Freezing Cold Golf Ball
It’s that time of year when the temperature drops and you can feel the chill in the air. An object as hard and seemingly unyielding as a golf ball feels the chill. Cold weather affects golf balls due to the coefficient of thermal expansion. A quick explanation of this process is when materials expand or contract depending on the temperature, affecting their properties. A chill in the air also affects the ball after it is struck. Cold air is denser than warm air and creates additional drag on the ball. Studies by the United States Golf Association have concluded that for every drop in ten degrees, a golf ball ball loses about two yards of carry at average (90 miles per hour) swing speeds.
Best Golf Balls For Cold Weather
Low compression golf balls perform better in cold weather since they compress fractionally more and thus travel further. Traditionally, cold weather golfers will play with women’s golf balls in the cold months. Women’s golf balls are manufactured with lower compressions to complement a women’s slower swing speed. The golf balls appear to be identical to one another in every meaningful way. They are the same size and the features of a dimple pattern around the entire covering are the same.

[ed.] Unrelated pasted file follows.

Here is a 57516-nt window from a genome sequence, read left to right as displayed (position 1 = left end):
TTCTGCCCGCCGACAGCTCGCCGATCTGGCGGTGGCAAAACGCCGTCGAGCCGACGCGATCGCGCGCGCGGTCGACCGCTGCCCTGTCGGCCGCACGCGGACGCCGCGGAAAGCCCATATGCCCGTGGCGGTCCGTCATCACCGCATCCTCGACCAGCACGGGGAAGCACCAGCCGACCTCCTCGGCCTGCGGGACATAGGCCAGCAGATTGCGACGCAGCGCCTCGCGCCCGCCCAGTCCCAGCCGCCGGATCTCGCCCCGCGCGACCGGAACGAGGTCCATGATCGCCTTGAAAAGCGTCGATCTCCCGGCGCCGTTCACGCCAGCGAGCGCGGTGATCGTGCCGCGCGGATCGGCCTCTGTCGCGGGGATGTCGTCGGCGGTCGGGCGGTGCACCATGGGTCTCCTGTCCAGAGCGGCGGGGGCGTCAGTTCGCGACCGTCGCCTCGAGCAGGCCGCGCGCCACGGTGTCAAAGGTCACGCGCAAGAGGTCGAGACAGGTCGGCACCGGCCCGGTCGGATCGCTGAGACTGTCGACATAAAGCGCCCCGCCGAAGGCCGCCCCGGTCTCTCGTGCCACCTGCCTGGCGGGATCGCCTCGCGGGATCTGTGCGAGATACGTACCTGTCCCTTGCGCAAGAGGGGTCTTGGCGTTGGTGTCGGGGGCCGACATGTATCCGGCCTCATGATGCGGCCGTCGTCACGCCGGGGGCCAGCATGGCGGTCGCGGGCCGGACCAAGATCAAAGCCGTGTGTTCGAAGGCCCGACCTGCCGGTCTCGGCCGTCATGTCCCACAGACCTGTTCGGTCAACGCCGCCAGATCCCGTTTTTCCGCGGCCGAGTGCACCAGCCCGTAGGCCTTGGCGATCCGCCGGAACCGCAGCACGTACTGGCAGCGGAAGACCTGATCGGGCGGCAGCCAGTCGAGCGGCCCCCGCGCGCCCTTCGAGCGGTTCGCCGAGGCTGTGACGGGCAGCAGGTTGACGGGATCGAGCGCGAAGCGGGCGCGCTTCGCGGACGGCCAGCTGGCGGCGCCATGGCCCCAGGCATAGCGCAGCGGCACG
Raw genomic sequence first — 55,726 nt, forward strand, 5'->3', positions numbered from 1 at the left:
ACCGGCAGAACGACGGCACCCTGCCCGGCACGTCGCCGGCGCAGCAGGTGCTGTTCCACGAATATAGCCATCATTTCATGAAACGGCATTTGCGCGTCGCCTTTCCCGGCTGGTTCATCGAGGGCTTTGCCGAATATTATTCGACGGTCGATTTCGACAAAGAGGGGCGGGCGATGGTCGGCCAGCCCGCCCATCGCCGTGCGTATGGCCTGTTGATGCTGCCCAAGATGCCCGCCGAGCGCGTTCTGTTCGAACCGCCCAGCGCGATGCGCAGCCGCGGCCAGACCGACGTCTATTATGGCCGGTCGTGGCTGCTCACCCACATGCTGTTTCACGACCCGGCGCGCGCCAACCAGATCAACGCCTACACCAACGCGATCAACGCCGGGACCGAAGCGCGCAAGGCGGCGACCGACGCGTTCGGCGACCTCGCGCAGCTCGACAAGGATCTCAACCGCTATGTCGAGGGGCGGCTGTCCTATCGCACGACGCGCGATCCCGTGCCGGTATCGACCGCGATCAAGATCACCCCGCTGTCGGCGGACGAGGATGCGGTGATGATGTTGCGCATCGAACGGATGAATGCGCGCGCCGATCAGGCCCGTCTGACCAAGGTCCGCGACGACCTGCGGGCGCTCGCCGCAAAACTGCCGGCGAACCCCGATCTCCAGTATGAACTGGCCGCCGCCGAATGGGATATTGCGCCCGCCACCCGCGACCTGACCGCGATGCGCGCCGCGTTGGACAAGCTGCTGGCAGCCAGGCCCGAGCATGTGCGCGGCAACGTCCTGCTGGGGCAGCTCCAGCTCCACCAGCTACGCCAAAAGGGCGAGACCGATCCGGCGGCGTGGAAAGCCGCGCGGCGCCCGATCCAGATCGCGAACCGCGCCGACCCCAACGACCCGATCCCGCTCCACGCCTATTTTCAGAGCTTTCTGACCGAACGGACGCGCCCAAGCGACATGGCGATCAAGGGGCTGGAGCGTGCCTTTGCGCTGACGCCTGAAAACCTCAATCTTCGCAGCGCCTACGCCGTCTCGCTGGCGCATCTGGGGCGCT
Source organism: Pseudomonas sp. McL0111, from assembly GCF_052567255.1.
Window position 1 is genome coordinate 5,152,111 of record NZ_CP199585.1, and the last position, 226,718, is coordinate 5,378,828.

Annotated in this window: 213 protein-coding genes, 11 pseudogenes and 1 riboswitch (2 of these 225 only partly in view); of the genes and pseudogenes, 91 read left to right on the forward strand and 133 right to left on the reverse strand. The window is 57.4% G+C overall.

Fight Back Against Cold Weather
Help keep that extra bit of warmth in your golf balls by keeping them inside your car and not in the trunk. You can even heat your golf balls with a hot towel before you play. Change your golf balls every couple of holes before they have a chance to get cold. Remember to club up in the cold. Your muscles are going to be tight. You are certainly not as loose as you are in warmer conditions.